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It's possible that the moon might have been able to support life billions of years ago, and scientists are using meteorites to learn about the history of our sun.

Host: Caitlin Hofmeister

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Young Sun:

Young Moon: [PDF]
[ ♪ Intro ].

Over the last few decades, we’ve found evidence that various places in the solar system, like Mars or Saturn’s moon Enceladus, could be or could have once been habitable. But life on our Moon is a different story.

The Moon is a generally dry, irradiated wasteland, and it has been for billions of years. Of course nothing’s absolutely sure in science, but we’re as confident as can be that today’s Moon is lifeless. But a new paper published online last week in the journal Astrobiology says that it might not have always been that way.

For a cosmic blink of an eye, just as life here was starting, it also could have survived on the Moon. The problem with living on the Moon is that there are lots of problems. Depending on the temperature, any liquid water immediately either freezes or boils away to interplanetary space, because there’s effectively no atmosphere to keep liquids, liquid.

And speaking of the temperature, days can be up to 127°C, while nights are about 300° colder. No atmosphere or magnetic field also means there’s nothing to block destructive solar radiation from raining down on the surface. There are some impressively hearty microbes, to be sure, but the Moon is a thoroughly difficult place to live.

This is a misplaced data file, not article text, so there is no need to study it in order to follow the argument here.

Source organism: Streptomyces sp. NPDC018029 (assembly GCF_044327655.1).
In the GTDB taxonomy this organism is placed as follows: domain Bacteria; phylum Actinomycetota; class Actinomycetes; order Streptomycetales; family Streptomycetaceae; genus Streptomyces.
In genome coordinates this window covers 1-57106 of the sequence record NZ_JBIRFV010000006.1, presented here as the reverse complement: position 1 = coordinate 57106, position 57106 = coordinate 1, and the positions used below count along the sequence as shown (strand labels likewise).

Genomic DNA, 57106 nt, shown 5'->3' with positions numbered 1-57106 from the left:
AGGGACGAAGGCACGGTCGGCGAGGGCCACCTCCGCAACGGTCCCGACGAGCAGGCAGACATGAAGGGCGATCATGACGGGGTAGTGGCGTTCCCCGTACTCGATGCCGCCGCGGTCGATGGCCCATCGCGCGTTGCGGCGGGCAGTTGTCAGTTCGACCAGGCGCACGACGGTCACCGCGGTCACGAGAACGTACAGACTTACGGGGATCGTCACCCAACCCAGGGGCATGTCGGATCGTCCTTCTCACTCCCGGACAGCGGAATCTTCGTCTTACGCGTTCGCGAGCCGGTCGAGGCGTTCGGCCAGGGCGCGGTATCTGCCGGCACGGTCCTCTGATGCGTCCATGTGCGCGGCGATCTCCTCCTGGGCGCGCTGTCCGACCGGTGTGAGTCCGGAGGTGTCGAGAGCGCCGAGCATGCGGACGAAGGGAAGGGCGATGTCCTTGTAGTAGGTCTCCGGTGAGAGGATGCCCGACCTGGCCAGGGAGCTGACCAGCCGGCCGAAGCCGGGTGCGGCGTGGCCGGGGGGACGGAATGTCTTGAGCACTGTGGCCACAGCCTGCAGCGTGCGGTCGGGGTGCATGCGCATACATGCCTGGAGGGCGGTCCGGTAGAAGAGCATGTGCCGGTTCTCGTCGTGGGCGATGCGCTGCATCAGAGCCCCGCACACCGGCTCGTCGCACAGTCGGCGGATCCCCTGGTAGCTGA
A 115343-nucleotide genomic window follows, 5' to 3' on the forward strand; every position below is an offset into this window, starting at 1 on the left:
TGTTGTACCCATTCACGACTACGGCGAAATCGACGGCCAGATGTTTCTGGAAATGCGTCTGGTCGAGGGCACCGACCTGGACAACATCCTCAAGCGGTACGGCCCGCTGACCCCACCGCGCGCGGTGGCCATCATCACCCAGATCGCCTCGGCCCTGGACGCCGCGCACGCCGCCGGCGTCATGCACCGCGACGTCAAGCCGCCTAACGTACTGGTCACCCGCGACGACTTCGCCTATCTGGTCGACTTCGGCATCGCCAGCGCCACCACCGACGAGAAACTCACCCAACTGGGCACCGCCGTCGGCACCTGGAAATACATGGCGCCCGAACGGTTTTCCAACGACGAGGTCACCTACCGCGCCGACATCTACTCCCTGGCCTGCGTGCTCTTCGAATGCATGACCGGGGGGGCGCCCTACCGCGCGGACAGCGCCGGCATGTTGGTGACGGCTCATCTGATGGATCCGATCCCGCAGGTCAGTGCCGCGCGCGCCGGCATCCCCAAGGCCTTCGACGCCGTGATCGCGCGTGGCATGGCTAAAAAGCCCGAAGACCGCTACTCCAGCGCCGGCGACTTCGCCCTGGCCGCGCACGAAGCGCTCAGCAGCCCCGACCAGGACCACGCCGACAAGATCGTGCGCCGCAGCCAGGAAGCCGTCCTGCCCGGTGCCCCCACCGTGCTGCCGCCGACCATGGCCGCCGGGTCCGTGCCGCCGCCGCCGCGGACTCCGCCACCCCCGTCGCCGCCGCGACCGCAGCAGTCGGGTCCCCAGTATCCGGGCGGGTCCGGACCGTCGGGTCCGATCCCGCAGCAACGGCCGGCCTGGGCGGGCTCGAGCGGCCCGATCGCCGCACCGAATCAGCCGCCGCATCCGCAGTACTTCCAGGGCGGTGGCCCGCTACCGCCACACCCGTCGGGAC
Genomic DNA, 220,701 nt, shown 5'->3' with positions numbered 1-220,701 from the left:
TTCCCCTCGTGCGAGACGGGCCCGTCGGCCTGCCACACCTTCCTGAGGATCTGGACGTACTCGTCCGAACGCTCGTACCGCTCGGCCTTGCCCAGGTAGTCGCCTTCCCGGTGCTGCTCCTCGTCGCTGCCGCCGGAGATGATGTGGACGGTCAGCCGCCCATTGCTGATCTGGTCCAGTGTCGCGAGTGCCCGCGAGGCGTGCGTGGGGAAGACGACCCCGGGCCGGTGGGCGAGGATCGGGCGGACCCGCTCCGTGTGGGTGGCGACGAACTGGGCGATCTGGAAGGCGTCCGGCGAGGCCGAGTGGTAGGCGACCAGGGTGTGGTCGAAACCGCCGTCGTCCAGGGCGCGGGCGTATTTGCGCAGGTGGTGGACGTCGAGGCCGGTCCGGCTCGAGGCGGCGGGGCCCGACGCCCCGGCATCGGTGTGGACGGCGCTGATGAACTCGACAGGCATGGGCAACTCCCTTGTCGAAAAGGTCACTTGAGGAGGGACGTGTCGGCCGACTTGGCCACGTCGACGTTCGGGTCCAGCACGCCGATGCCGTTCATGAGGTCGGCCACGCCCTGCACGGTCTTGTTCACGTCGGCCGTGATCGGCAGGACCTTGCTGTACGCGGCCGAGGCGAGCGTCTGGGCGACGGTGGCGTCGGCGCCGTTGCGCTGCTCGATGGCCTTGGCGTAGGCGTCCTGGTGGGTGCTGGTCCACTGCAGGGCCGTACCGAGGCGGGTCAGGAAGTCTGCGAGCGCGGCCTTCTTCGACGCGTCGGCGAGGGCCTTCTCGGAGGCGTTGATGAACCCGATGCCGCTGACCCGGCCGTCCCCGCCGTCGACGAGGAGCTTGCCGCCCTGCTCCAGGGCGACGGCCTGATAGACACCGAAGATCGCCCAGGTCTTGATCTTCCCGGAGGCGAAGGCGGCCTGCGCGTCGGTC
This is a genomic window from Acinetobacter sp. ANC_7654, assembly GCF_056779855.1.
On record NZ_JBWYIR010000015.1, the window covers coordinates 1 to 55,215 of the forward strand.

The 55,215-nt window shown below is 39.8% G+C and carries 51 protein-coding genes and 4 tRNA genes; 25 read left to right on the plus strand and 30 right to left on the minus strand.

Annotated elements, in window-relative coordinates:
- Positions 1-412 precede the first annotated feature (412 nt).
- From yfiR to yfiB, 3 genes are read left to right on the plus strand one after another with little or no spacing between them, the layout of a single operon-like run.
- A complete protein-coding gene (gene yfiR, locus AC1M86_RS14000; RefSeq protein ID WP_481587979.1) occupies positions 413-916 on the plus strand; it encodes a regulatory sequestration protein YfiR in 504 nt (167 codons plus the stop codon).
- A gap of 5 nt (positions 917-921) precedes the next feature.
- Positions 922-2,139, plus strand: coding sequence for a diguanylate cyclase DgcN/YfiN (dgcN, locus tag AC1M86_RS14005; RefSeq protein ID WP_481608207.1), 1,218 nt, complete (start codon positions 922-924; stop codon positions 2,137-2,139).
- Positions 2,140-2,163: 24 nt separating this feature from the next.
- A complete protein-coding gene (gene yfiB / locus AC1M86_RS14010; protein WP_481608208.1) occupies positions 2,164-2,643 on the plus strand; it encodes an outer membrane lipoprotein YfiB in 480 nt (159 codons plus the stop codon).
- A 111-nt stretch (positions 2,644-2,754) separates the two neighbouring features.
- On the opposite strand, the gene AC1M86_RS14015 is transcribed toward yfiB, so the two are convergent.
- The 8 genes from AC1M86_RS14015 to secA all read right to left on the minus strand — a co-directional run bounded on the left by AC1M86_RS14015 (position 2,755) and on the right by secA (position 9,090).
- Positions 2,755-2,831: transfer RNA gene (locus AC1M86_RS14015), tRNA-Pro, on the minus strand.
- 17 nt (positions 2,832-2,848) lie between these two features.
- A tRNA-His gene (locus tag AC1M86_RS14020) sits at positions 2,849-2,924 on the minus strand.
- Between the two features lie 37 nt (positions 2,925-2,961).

It probably wasn’t always like this, though. By collecting research from a huge range of disciplines, a pair of astrobiologists found that we’ve developed a picture of the very early Moon that, at times, seems downright habitable. The first time was when the Moon formed about four and a half billion years ago.

As its rocks coalesced, they released huge amounts of heat and trapped gases. The second time was around half a billion years later, when another burst of lunar volcanic activity released more heat and gas. Both times, the gases could have stuck around for tens of millions of years, possibly forming an atmosphere thicker than the one around Mars today and allowing for liquid water on the surface.